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Cyber Risk: Protecting Data in the Cloud


Cyber Risk: Protecting Data in the CloudCyber Risks: Protecting Data in the Cloud

The widespread use of cloud computing by both corporations and individuals and the increase use of cloud services, such as Google Docs, Dropbox, and SkyDrive, among employees has made it increasingly harder for organizations to keep and have control of their data. A company’s intellectual property can now well be stored on Google, Microsoft, and other cloud-based systems as well as third parties without your permission can be a big cyber risk.

Of course, each of these tools is valuable and they provide major benefits to organizations. It’s estimated that Dropbox, for example, has more than 50 million users. However, it’s a problem when these services are being used without the company’s permission. This is when security gaps exist, including having unencrypted data in the cloud, spam, etc.

There are certain steps you can take to gain cloud control, including assessing your risks, establishing policies and educating your employees of what is being dubbed by risk managers as the “Bring Your Own Cloud (BYOC)” environment.

1. Establish a BYOC policy at your company. When data goes to a third party with whom you don’t have relationship, there are a great many risks, as you don’t know who can access the information. Explain the risk to your employees and what precautions to take regarding the use of private cloud/personal remote storage in your network or on your employees’ devices (iPads, smartphones). Compliance with data protection laws and other regulations (HiTech, for example) places the onus on your company to protect data. If a breach should occur, you could face serious consequences including reputation damage, forensic costs, fines and penalties, etc.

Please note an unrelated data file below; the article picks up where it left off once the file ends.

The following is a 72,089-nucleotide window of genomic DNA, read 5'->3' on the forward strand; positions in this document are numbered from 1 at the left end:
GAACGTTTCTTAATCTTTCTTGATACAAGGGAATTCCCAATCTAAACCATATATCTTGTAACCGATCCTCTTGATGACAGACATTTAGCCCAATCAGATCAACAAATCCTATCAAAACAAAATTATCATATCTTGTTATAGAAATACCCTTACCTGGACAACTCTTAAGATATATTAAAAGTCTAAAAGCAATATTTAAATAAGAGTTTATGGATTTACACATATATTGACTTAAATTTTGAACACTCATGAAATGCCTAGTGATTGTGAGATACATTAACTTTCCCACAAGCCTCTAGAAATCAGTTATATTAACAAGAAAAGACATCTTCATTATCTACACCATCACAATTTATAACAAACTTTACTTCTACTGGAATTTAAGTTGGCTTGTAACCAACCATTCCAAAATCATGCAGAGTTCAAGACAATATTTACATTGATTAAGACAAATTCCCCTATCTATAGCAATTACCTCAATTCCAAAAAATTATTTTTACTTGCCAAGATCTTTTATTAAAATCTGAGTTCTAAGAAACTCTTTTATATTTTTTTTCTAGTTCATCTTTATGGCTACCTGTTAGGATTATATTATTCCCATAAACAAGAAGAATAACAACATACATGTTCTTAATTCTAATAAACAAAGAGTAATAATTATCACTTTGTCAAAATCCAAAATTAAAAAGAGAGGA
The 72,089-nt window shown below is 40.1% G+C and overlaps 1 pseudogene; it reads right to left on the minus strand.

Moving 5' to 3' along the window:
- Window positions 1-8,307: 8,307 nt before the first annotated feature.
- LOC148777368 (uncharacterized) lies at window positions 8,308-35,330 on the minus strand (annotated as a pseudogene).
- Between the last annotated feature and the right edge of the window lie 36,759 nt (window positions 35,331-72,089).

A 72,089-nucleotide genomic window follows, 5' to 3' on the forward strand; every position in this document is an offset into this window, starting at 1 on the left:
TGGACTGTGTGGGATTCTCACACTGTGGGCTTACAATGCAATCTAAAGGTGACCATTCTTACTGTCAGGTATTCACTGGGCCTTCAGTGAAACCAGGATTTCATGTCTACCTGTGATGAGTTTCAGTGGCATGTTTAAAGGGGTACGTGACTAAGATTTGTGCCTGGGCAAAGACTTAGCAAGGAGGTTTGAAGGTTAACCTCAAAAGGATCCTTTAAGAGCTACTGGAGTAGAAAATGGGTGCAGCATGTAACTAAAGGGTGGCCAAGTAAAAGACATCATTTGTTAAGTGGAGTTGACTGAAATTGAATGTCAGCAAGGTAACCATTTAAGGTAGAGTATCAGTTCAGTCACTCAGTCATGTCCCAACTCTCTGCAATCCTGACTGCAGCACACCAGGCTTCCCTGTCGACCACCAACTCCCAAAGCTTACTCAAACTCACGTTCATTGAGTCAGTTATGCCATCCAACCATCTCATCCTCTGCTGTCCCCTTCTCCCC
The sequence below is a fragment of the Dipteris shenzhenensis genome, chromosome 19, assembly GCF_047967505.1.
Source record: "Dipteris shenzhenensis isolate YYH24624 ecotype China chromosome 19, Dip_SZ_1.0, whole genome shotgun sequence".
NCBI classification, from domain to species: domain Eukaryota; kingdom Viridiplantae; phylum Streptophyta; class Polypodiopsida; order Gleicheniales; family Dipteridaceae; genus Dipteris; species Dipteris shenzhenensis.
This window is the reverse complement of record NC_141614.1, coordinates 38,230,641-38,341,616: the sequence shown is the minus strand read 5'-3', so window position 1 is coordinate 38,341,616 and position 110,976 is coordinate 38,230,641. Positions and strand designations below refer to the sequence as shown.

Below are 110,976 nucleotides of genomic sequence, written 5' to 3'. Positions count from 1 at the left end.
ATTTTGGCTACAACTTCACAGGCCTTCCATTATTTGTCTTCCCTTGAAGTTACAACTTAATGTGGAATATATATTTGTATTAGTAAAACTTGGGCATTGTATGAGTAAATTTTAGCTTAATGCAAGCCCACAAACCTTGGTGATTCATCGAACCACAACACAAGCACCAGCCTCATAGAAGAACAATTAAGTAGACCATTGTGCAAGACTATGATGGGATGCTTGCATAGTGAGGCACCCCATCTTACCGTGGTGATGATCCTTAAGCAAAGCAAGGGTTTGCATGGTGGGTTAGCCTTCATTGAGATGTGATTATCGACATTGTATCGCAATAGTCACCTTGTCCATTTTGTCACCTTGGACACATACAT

2. Pinpoint ways to mitigate or detect violations in the policy you’ve established. You may consider blocking access to some of the sharing sites through web filtering. Or, you may have an enter-exit system that can keep track of when a sharing site is being used. But if it’s accessed from an employee’s home, you won’t be able to track this unless access is through a virtual private network connection.

3. Create, implement audit features, and have a data breach plan in place to manage risk.  If a breach has occurred through an employee-provided cloud storage system, you can serve the operators of the system with “takedown notices”, notifying them that they are holding data that you own and it must be removed immediately. In the event the data gets released, be sure you have the resources available to notify all those affected, to determine the extent of the breach, etc. Part of this plan is having the right insurance coverage secured to cover the costs that will be involved if a breach occurs.

At Axis Insurance Services, LLC, our cyber security insurance specialists can work with you to reduce your upfront exposure, develop effective new processes and procedures to minimize your risks, and help protect you against financial loss.

Source: Kroll Advisory Solutions

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Blogged on: October 23, 2012 by Mike Smith
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